President Joe Biden is getting ready to sign an order to help repair the turbulently uncertain situation around data flows to Europe, according to POLITICO. The action will put in place new protections on national security officials’ access to both Americans’ and Europeans’ data in an effort to convince the EU to look favorably on data transfers. Don’t expect the privacy campaigners who took down the prior two U.S. efforts as inconsistent with Euro data-protection requirements to get too excited, though.

Oracle reached a $23 million settlement with the SEC over allegations that three company subsidiaries “created and used slush funds to bribe foreign officials in return for business between 2016 and 2019.” The charges focused on Turkey, the UAE, and India. Oracle had paid a $2 million fine in 2012 over more or less the same issue in India.

Microsoft is pledging to support policies to expand and decarbonize the electric grid, foster carbon removal, and allow climate aid for green energy use in the Global South. The company has sought to portray itself as a climate leader, though it’s had trouble meeting its early goals and continues to work on other issues in Washington with lawmakers and trade groups standing in the way of climate progress.

In the states

California Gov. Gavin Newsom signed a bill requiring most businesses to disclose pay ranges in job postings. The measure will also mandate that businesses with more than 100 employees report average pay rates for jobs across a variety of demographics.


Every great tech product that you rely on each day, from the smartphone in your pocket to your music streaming service and navigational system in the car, shares one important thing: part of its innovative design is protected by intellectual property (IP) laws.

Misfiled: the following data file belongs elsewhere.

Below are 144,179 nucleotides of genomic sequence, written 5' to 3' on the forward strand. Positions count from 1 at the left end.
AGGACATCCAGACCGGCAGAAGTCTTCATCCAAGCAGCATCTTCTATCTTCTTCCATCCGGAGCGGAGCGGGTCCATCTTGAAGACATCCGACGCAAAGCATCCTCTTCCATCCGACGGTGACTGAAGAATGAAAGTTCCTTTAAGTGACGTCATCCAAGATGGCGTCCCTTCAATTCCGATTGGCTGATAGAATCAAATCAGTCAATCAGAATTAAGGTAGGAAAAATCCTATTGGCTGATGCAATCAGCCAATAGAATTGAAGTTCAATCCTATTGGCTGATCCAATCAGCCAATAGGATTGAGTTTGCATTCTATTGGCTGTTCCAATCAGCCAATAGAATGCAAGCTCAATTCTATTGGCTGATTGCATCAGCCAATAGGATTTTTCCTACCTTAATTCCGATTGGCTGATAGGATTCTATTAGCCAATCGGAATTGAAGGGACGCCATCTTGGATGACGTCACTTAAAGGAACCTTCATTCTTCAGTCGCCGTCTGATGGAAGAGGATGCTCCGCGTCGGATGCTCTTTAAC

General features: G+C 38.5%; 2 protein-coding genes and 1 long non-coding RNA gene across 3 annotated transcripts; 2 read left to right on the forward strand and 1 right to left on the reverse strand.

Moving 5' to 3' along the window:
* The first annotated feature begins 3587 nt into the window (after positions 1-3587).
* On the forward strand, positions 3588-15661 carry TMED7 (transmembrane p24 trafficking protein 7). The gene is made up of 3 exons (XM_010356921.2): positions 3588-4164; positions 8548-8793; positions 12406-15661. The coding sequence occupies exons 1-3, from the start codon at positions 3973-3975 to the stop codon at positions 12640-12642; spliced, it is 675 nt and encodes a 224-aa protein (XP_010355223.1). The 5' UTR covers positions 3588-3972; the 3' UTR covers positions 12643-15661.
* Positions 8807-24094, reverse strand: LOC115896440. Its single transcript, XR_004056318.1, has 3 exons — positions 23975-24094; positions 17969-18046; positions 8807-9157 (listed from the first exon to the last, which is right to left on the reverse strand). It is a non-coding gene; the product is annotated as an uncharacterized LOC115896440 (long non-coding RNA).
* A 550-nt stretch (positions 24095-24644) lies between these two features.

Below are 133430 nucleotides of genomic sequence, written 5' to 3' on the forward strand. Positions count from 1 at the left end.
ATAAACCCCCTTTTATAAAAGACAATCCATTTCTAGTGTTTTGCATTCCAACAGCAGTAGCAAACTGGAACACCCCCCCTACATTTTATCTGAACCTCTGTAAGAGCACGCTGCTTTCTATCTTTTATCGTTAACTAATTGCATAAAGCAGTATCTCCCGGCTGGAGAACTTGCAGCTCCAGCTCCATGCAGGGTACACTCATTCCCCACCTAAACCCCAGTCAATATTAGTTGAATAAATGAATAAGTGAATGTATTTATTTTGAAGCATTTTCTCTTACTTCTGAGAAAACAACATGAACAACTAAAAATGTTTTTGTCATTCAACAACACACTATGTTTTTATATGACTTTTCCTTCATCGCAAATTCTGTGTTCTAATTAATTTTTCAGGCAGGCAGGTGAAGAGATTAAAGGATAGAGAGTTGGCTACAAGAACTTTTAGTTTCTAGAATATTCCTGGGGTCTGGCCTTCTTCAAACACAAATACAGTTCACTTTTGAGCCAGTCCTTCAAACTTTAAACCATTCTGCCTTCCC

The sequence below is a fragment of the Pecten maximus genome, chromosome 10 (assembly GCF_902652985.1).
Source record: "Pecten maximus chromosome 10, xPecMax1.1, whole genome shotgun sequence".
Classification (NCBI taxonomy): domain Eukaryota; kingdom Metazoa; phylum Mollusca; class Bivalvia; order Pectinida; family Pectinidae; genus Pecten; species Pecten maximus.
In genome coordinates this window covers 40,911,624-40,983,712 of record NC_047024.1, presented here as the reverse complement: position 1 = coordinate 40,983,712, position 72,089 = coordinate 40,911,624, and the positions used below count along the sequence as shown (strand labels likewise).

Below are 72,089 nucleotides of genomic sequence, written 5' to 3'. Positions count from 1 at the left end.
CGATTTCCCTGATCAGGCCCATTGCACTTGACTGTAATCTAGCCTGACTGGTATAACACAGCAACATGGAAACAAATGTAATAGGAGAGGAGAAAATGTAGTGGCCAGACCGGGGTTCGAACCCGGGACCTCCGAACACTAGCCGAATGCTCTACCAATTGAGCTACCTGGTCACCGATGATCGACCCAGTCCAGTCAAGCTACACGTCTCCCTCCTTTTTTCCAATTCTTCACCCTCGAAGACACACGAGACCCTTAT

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In the courts

Elon Musk is griping once again about his settlement with the SEC, which requires him to get prior approval for certain kinds of tweets after the infamous “funding secured” missive. Musk is appealing a ruling that said the deal didn’t violate the First Amendment amid an investigation into whether he had complied with the requirements.

The SEC sued two former CEOs of MoviePass for fraud.

Around the world

Russia spoofed major international news outlets to smear Ukraine in what Meta called the country’s “largest and most complex” influence operation since Putin’s war began. The company said it took down a network pushing meticulous impersonations of media sites and even particular authors, which were aimed at European audiences. Meta also said it took down a Chinese operation attempting to stoke U.S. division over issues like gun rights and abortion.

Apple also removed the apps connected to Russia’s major social networking sites in response to U.K. sanctions.

The European Commission is looking at making it dramatically easier for users to sue the “makers of drones, robots and other products equipped with” AI, according to Reuters. Meanwhile, industry groups are pushing back on a separate EU proposal to bring more regulation to almost all AI, instead of focusing on high-risk systems.

Staying safe

In lieu of our usual lighthearted kicker, we just want to wish everyone in Florida and in the path of Hurricane Ian a safe next couple of days while you go through this storm. Protocol Policy is definitely rooting for you.


If we want our nation’s rich history of innovation to continue, experts say, we must create an IP protection ecosystem that helps ensure that tech innovation will thrive.

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Thanks for reading. See you Friday.